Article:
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Extraordinary Measures

One thing I often want to tell parents of neurotypical, unbroken children is simply this: your lives are nothing like mine.

Another thing I want to tell them is this: your lives are just like mine.

It’s been a strange week for me as a father in that I haven’t seen Schuyler since last Tuesday, and won’t again until later today. She’s off with her mother, visiting the in-laws. I never feel quite right when I don’t see her. Schuyler is one of the people in my life who, when she’s not present, leaves a hole in me that is conspicuous in its emptiness. I like to not have those holes remain vacant for any longer than they must be.

This can be challenging, but as my days roll by in this life, I am reminded time and time again that the old song was right. “The greatest thing you’ll ever learn is just to love and be loved in return.” Schuyler is indeed a little shy and sad of eye. But very wise is she, and so I listen, and the lessons she teaches me resonate throughout my life, with all those whose presence is meaningful to me.

Since I’ve not been distracted by the act of actually parenting her, I’ve been thinking a great deal about what it means to be Schuyler’s father. More than that, I’ve considered what being a special needs parent really consists of. The thing that I return to again and again is how it’s not always so different from everyone else’s experience, except of course when it suddenly very much is. Those differences probably resonate with other parents in a way that must make our lives feel very separate. For us, however, in the midst of our lives, the lines blur, the experiences feel the same, and the moments where disability drives our decisions and actions feel no different from the rest.

I had the opportunity to watch an extraordinary special needs mother this week as she made her way in the world with her kids. Perhaps it’s because I’ve been raising a daughter with a largely invisible disability, but the part that surprised me the most was the freedom that perfect strangers felt in coming up to this mother and expressing their admiring disbelief in the work that she was engaged in, and the unusual strength from which she must have drawn to successfully navigate her world with such a challenging situation. It’s the thing we’ve all heard before, those of us with kids who are different.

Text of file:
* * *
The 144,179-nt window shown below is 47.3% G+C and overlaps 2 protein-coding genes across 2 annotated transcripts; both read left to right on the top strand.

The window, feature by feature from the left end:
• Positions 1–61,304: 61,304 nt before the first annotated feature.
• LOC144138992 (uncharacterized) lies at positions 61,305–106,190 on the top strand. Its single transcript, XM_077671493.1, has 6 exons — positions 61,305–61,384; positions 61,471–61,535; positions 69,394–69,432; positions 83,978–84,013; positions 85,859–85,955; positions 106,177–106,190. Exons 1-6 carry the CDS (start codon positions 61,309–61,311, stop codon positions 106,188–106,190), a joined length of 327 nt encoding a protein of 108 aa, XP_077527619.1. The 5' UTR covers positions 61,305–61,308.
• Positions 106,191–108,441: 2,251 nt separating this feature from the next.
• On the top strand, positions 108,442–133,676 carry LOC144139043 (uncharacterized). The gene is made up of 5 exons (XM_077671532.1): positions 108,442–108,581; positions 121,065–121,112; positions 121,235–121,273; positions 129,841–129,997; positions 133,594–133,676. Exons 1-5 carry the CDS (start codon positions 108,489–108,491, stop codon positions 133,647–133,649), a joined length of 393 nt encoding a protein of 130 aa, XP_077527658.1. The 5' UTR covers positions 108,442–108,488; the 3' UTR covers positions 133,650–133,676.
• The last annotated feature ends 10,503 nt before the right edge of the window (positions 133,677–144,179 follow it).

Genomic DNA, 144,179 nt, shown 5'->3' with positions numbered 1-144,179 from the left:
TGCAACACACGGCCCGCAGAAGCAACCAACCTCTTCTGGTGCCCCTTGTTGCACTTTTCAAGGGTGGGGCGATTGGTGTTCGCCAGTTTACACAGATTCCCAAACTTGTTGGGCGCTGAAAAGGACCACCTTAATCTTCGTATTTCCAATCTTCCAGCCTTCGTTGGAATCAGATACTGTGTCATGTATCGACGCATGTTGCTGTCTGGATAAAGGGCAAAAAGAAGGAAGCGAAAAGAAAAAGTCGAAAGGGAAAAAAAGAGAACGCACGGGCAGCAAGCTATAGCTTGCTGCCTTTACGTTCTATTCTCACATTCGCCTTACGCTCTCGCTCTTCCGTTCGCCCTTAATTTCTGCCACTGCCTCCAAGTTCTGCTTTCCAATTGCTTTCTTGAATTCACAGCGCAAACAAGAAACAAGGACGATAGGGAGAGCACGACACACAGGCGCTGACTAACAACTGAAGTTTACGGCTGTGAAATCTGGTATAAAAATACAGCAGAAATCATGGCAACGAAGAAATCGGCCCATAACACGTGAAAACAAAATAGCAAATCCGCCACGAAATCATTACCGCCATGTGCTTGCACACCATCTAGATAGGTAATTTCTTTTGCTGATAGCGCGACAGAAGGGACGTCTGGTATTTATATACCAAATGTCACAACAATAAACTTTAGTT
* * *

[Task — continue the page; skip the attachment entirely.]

“You must be such an amazing person. I could never do what you do.”

I guess it feels like a compliment. I get that. It certainly dresses like one. But it supposes that because she, or any of us, is such a unique and strong parent, we are the ones who will take care of the afflicted among us. We are the chosen ones, the parents to whom God has given no more than we can handle, the heroes who take extraordinary measures every day to make things right. And as long as we are on the job, the rest of the world may continue without troubling itself too much. No need to go into the slums of Calcutta if Mother Theresa has it covered. The cops don’t bother trying to arrest Lex Luthor. That’s someone else’s job.

But we’re not special. And frankly, God can be a real butthole when it comes to giving us more than we can handle. We don’t do it because we’ve been endowed with special powers, because we very much haven’t. And we don’t just do it because they’re our kids (because in many cases they don’t start off as ours, after all) and if we don’t take care of them and help them flourish, who will? That part might be true, but it’s not the reason.

We do it because we love our children. That may sound simplistic and perhaps a touch Hallmarky, but it’s the simple truth. We love our kids, not as projects or duties. We love them because, well, for the same reasons anyone loves anyone else. In loving them, we recognize their intrinsic value as human beings. And society doesn’t get a pass on that just because we’re taking care of them. As citizens of the world and children of God, we all have that responsibility. When you look at us and say that you could never care for a child like ours, not only are you probably wrong about that, but you’re not off the hook. You’re part of the village.

When Schuyler comes back to me today, I’ll pick up the threads of my life with her, and I’ll do so because it is my extreme privilege and pleasure to do so.

——-

Please visit Build-A-Bear Workshop’s blog where site co-founder is telling her daughter’s story

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